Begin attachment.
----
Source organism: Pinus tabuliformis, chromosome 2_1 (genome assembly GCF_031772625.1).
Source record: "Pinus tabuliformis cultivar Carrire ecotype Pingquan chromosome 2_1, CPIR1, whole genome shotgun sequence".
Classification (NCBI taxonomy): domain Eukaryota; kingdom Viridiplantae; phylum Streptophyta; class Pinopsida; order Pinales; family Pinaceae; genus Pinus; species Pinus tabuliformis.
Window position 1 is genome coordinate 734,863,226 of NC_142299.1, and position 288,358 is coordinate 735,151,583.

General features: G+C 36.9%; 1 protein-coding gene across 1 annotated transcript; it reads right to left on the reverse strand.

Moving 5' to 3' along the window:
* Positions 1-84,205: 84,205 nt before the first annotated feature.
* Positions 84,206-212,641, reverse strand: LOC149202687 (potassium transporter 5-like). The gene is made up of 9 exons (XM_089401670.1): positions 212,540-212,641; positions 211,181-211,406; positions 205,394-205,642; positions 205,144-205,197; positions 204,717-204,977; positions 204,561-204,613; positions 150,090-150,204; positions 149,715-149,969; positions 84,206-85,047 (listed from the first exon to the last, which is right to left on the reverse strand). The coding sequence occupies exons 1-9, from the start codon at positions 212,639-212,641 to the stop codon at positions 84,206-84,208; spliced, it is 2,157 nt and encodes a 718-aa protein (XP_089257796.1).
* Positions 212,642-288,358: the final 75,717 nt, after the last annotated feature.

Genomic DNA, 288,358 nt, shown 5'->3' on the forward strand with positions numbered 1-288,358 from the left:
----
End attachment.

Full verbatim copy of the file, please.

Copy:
Source organism: Pinus tabuliformis, chromosome 2_1 (genome assembly GCF_031772625.1).
Source record: "Pinus tabuliformis cultivar Carrire ecotype Pingquan chromosome 2_1, CPIR1, whole genome shotgun sequence".
Classification (NCBI taxonomy): domain Eukaryota; kingdom Viridiplantae; phylum Streptophyta; class Pinopsida; order Pinales; family Pinaceae; genus Pinus; species Pinus tabuliformis.
Window position 1 is genome coordinate 734,863,226 of NC_142299.1, and position 288,358 is coordinate 735,151,583.

General features: G+C 36.9%; 1 protein-coding gene across 1 annotated transcript; it reads right to left on the reverse strand.

Moving 5' to 3' along the window:
* Positions 1-84,205: 84,205 nt before the first annotated feature.
* Positions 84,206-212,641, reverse strand: LOC149202687 (potassium transporter 5-like). The gene is made up of 9 exons (XM_089401670.1): positions 212,540-212,641; positions 211,181-211,406; positions 205,394-205,642; positions 205,144-205,197; positions 204,717-204,977; positions 204,561-204,613; positions 150,090-150,204; positions 149,715-149,969; positions 84,206-85,047 (listed from the first exon to the last, which is right to left on the reverse strand). The coding sequence occupies exons 1-9, from the start codon at positions 212,639-212,641 to the stop codon at positions 84,206-84,208; spliced, it is 2,157 nt and encodes a 718-aa protein (XP_089257796.1).
* Positions 212,642-288,358: the final 75,717 nt, after the last annotated feature.

Genomic DNA, 288,358 nt, shown 5'->3' on the forward strand with positions numbered 1-288,358 from the left: